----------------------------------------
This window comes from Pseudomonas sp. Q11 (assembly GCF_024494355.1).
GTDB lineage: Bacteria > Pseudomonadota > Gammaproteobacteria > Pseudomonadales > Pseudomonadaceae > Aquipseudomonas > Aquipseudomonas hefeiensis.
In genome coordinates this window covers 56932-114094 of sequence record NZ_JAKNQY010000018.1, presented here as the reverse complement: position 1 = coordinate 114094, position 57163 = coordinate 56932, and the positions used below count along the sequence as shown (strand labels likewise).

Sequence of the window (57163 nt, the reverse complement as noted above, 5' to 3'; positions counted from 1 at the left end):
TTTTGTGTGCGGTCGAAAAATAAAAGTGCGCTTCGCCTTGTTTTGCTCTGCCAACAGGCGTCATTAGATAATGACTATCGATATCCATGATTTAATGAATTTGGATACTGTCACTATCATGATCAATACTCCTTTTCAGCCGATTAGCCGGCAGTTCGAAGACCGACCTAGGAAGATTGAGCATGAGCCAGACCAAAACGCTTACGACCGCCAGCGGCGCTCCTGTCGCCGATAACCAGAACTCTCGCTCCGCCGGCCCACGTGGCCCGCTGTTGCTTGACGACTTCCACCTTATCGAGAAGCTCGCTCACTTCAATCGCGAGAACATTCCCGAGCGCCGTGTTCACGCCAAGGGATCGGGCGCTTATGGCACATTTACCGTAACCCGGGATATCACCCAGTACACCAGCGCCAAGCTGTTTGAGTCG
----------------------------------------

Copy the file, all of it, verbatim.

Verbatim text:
This window comes from Pseudomonas sp. Q11 (assembly GCF_024494355.1).
GTDB lineage: Bacteria > Pseudomonadota > Gammaproteobacteria > Pseudomonadales > Pseudomonadaceae > Aquipseudomonas > Aquipseudomonas hefeiensis.
In genome coordinates this window covers 56932-114094 of sequence record NZ_JAKNQY010000018.1, presented here as the reverse complement: position 1 = coordinate 114094, position 57163 = coordinate 56932, and the positions used below count along the sequence as shown (strand labels likewise).

Sequence of the window (57163 nt, the reverse complement as noted above, 5' to 3'; positions counted from 1 at the left end):
TTTTGTGTGCGGTCGAAAAATAAAAGTGCGCTTCGCCTTGTTTTGCTCTGCCAACAGGCGTCATTAGATAATGACTATCGATATCCATGATTTAATGAATTTGGATACTGTCACTATCATGATCAATACTCCTTTTCAGCCGATTAGCCGGCAGTTCGAAGACCGACCTAGGAAGATTGAGCATGAGCCAGACCAAAACGCTTACGACCGCCAGCGGCGCTCCTGTCGCCGATAACCAGAACTCTCGCTCCGCCGGCCCACGTGGCCCGCTGTTGCTTGACGACTTCCACCTTATCGAGAAGCTCGCTCACTTCAATCGCGAGAACATTCCCGAGCGCCGTGTTCACGCCAAGGGATCGGGCGCTTATGGCACATTTACCGTAACCCGGGATATCACCCAGTACACCAGCGCCAAGCTGTTTGAGTCG